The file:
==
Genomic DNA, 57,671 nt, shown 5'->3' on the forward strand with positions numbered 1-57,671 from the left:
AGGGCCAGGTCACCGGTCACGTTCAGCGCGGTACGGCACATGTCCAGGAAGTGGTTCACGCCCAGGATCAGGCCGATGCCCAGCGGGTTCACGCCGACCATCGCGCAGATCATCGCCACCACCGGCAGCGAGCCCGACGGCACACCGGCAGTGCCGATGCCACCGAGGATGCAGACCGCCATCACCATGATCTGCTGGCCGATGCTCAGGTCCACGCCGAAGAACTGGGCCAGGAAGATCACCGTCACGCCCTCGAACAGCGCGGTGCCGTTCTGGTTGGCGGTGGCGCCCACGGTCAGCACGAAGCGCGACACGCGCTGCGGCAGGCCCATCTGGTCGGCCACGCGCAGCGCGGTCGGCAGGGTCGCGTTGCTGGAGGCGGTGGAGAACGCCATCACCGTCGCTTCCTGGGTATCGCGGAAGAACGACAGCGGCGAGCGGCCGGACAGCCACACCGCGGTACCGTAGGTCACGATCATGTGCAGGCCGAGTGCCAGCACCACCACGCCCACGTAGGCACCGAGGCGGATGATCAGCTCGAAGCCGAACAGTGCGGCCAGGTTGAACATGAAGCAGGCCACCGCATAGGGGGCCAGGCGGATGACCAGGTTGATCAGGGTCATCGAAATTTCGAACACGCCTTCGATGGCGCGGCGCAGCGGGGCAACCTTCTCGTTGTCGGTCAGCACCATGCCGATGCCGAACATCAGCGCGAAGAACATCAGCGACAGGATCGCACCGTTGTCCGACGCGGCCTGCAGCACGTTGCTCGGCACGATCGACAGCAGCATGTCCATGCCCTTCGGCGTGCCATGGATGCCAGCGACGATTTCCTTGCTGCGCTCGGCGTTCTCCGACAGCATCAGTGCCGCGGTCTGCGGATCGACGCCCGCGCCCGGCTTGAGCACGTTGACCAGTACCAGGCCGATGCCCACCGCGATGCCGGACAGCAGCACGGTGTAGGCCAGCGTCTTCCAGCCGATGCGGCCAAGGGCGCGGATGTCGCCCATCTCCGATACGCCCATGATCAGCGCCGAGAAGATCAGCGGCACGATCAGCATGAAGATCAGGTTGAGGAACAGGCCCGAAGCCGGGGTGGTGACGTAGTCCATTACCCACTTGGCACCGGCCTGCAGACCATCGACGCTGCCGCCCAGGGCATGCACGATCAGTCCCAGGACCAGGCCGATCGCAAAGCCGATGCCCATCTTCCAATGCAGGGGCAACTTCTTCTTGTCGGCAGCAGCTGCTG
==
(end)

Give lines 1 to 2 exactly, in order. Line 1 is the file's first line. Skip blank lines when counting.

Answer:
Genomic DNA, 57,671 nt, shown 5'->3' on the forward strand with positions numbered 1-57,671 from the left:
AGGGCCAGGTCACCGGTCACGTTCAGCGCGGTACGGCACATGTCCAGGAAGTGGTTCACGCCCAGGATCAGGCCGATGCCCAGCGGGTTCACGCCGACCATCGCGCAGATCATCGCCACCACCGGCAGCGAGCCCGACGGCACACCGGCAGTGCCGATGCCACCGAGGATGCAGACCGCCATCACCATGATCTGCTGGCCGATGCTCAGGTCCACGCCGAAGAACTGGGCCAGGAAGATCACCGTCACGCCCTCGAACAGCGCGGTGCCGTTCTGGTTGGCGGTGGCGCCCACGGTCAGCACGAAGCGCGACACGCGCTGCGGCAGGCCCATCTGGTCGGCCACGCGCAGCGCGGTCGGCAGGGTCGCGTTGCTGGAGGCGGTGGAGAACGCCATCACCGTCGCTTCCTGGGTATCGCGGAAGAACGACAGCGGCGAGCGGCCGGACAGCCACACCGCGGTACCGTAGGTCACGATCATGTGCAGGCCGAGTGCCAGCACCACCACGCCCACGTAGGCACCGAGGCGGATGATCAGCTCGAAGCCGAACAGTGCGGCCAGGTTGAACATGAAGCAGGCCACCGCATAGGGGGCCAGGCGGATGACCAGGTTGATCAGGGTCATCGAAATTTCGAACACGCCTTCGATGGCGCGGCGCAGCGGGGCAACCTTCTCGTTGTCGGTCAGCACCATGCCGATGCCGAACATCAGCGCGAAGAACATCAGCGACAGGATCGCACCGTTGTCCGACGCGGCCTGCAGCACGTTGCTCGGCACGATCGACAGCAGCATGTCCATGCCCTTCGGCGTGCCATGGATGCCAGCGACGATTTCCTTGCTGCGCTCGGCGTTCTCCGACAGCATCAGTGCCGCGGTCTGCGGATCGACGCCCGCGCCCGGCTTGAGCACGTTGACCAGTACCAGGCCGATGCCCACCGCGATGCCGGACAGCAGCACGGTGTAGGCCAGCGTCTTCCAGCCGATGCGGCCAAGGGCGCGGATGTCGCCCATCTCCGATACGCCCATGATCAGCGCCGAGAAGATCAGCGGCACGATCAGCATGAAGATCAGGTTGAGGAACAGGCCCGAAGCCGGGGTGGTGACGTAGTCCATTACCCACTTGGCACCGGCCTGCAGACCATCGACGCTGCCGCCCAGGGCATGCACGATCAGTCCCAGGACCAGGCCGATCGCAAAGCCGATGCCCATCTTCCAATGCAGGGGCAACTTCTTCTTGTCGGCAGCAGCTGCTG